Political Enquiry in Politics - POL00050I

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  • Department: Politics
  • Module co-ordinator: Ms. Barbara Yoxon
  • Credit value: 30 credits
  • Credit level: I
  • Academic year of delivery: 2019-20
    • See module specification for other years: 2018-19

Module will run

Occurrence Teaching cycle
A Autumn Term 2019-20 to Summer Term 2019-20

Module aims

The module aims to:

  • Encourage students to think critically about the claims and arguments that are made about political phenomena within academia and beyond;
  • Develop awareness of the processes involved in generating new knowledge and making an argument within the discipline. What does it mean to 'do research' in Politics?;
  • Develop confidence and independence as scholars of Politics, both within the undergraduate degree and after graduation;
  • Prepare students for a Politics dissertation in the third year of their study by giving them the skills and confidence to design and carry out a piece of independently political research.

Module learning outcomes

By the end of this module students will be able to:

  • Trace the development of political enquiry from the Enlightenment to the modern day;
  • Understand the various debates surrounding the application of the scientific method in political studies;
  • Be able to independently formulate research questions, design effective research strategies, and select appropriate research methods and tools in order to answer them;
  • Critically engage with a variety of research tools and techniques and understand the factors that affect their application and utility;
  • Clearly distinguish between qualitative and quantitative methodological traditions in political studies;
  • Understand the principles of the scientific approach to political studies, and identify its key strengths and limitations;
  • Have the skills to use a piece of statistical software in order to analyse and interpret quantitative data;
  • Understand and apply major qualitative methodologies in political studies, including interviews, focus groups, discourse analysis, and archival research.

Assessment

Task Length % of module mark
Essay/coursework
Essay 2000 words
N/A 40
Essay/coursework
Independent Research Project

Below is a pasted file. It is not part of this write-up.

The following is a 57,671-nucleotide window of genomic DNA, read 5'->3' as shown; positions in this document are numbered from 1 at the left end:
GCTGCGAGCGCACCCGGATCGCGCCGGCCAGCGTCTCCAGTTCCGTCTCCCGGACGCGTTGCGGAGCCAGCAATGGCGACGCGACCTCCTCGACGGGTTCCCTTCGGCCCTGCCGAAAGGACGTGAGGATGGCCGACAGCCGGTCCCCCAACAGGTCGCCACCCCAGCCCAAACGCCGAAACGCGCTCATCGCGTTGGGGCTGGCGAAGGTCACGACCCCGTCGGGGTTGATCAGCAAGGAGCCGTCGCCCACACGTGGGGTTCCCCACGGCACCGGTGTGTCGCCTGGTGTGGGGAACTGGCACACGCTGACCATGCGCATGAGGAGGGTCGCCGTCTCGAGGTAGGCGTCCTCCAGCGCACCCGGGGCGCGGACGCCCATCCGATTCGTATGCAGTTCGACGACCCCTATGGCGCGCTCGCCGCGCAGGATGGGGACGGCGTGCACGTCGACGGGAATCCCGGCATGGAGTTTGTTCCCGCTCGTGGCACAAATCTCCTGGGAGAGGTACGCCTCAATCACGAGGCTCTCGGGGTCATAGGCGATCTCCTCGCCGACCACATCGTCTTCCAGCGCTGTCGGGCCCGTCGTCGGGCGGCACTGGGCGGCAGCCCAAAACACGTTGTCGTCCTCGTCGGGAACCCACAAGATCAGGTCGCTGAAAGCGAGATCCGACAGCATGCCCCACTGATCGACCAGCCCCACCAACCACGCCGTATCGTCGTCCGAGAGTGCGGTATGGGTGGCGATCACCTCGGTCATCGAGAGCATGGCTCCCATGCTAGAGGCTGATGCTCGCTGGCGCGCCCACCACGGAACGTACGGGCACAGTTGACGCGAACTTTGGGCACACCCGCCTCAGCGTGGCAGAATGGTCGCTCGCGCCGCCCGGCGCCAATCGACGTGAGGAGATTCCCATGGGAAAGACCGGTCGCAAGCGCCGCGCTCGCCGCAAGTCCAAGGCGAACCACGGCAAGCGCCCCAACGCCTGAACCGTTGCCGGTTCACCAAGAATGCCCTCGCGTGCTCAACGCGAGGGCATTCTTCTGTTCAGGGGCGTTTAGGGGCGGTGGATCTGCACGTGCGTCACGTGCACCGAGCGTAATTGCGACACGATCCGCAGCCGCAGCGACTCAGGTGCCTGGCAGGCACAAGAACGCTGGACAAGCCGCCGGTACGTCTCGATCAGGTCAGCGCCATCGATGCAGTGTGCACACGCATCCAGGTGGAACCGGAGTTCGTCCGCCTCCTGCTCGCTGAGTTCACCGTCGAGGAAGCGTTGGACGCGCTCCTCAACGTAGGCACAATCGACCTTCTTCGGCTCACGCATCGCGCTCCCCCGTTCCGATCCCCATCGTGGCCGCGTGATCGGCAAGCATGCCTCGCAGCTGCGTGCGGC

N/A 60

Special assessment rules

None

Reassessment

Task Length % of module mark
Essay/coursework
Essay 2000 words
N/A 40
Essay/coursework
Independent Research Project
N/A 60

Module feedback

Students will receive written timely feedback on their formative assessment. They will also have the opportunity to discuss their feedback during the module tutor's feedback and guidance hours.

Students will receive written feedback on their summative assessment no later than six weeks after submission in 2017/18, and from 2018/19, no later than 20 working days; and the module tutor will hold a specific session to discuss feedback, which students can also opt to attend. They will also have the opportunity to discuss their feedback during the module tutor's regular feedback and guidance hours.

Indicative reading

Halperin, S. and Heath, O. (2012) Political Research: Methods and Practical Skills. Oxford: Oxford University Press.

Burnham, P., Lutz, K.G., Grant, W. and Layton-Henry, Z. (2008) Research Methods in Politics, Second Edition. Basingstoke: Palgrave Macmillan.



The information on this page is indicative of the module that is currently on offer. The University is constantly exploring ways to enhance and improve its degree programmes and therefore reserves the right to make variations to the content and method of delivery of modules, and to discontinue modules, if such action is reasonably considered to be necessary by the University. Where appropriate, the University will notify and consult with affected students in advance about any changes that are required in line with the University's policy on the Approval of Modifications to Existing Taught Programmes of Study.